Word Count
List the word count for the text of the manuscript. Don’t include the abstract or the references in word counts.

Abstracts should accompany all submissions except Editorials

Original Articles
Objectives, Methods, Results, Conclusion. If the study is a randomized, controlled trial, list where the trial is registered and the trial’s unique registration number at the end of the abstract.

Background, Purpose, Data Sources, Study Selection, Data Extraction, Data Synthesis, Limitations, Conclusions.

Case Based Reviews
A case report of extreme clinical interest incorporating a mini review in an area of new knowledge

A commentary on outstanding original article. Only upon solicitation from the editorial board.

Manuscript Text
For original articles, systematic reviews, and meta-analyses, use four main headings when arranging text: Introduction, Methods, Results, and Discussion. Aim for clear, concise, logically organized presentations. Use active voice whenever possible. Specific guidance on content follows.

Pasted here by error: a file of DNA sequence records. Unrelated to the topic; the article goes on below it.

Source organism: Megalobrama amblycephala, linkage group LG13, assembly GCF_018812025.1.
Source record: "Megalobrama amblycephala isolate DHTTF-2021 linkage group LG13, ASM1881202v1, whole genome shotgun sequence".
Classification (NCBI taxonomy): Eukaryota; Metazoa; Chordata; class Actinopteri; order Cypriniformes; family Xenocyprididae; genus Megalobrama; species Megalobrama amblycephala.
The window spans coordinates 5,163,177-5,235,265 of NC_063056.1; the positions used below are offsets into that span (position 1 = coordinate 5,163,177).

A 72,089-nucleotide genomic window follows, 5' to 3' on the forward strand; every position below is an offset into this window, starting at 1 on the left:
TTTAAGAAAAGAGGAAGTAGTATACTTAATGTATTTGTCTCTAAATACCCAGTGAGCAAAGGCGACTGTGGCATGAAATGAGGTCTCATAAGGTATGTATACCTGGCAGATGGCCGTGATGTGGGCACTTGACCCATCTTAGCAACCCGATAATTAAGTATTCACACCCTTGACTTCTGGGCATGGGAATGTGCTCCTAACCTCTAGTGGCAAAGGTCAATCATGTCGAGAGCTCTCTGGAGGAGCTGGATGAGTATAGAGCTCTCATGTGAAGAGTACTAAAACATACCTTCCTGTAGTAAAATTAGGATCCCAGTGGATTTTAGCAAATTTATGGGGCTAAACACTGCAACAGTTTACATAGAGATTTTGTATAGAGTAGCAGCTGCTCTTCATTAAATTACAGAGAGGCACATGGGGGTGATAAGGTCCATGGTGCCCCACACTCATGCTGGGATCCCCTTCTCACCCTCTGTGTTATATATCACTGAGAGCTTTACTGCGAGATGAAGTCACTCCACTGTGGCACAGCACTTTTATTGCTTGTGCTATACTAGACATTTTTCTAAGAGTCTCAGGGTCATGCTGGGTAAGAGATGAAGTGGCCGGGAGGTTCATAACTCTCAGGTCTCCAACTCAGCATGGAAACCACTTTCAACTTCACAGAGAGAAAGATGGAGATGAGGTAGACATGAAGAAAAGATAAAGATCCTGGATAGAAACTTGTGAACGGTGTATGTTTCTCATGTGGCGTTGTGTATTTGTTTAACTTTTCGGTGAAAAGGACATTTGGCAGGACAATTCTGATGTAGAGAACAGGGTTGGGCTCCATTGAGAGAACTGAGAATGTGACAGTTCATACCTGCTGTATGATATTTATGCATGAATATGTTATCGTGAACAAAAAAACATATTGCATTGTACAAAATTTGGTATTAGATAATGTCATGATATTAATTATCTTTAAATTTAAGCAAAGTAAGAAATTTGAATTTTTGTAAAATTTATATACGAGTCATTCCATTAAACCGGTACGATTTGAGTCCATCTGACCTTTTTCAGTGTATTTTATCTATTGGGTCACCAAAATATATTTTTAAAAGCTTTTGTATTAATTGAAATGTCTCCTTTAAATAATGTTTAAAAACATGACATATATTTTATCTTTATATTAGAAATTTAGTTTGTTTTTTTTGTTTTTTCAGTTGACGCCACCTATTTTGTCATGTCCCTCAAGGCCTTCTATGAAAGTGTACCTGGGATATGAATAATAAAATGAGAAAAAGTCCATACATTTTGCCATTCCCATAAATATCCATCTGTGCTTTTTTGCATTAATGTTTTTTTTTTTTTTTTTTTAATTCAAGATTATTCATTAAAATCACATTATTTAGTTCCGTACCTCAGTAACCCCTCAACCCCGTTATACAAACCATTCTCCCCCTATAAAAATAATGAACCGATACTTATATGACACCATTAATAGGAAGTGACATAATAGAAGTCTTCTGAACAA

Use short introductions that concisely set up the context of the research for readers. Always end the introduction with a clear statement of the study’s objectives or hypotheses.

Briefly describe the methods used for the study.For studies involving humans, describe in the Methods section how participants were assembled and selected, and the sites or setting from which they were recruited. State, if true, that an institutional review board approved the study or affirm that the protocol is consistent with the principles of the Declaration of Helsinki (World Medical Association), and state whether participants gave their informed consent. For all studies, include a statement at the end of the Methods section describing the role of the funding source for the study.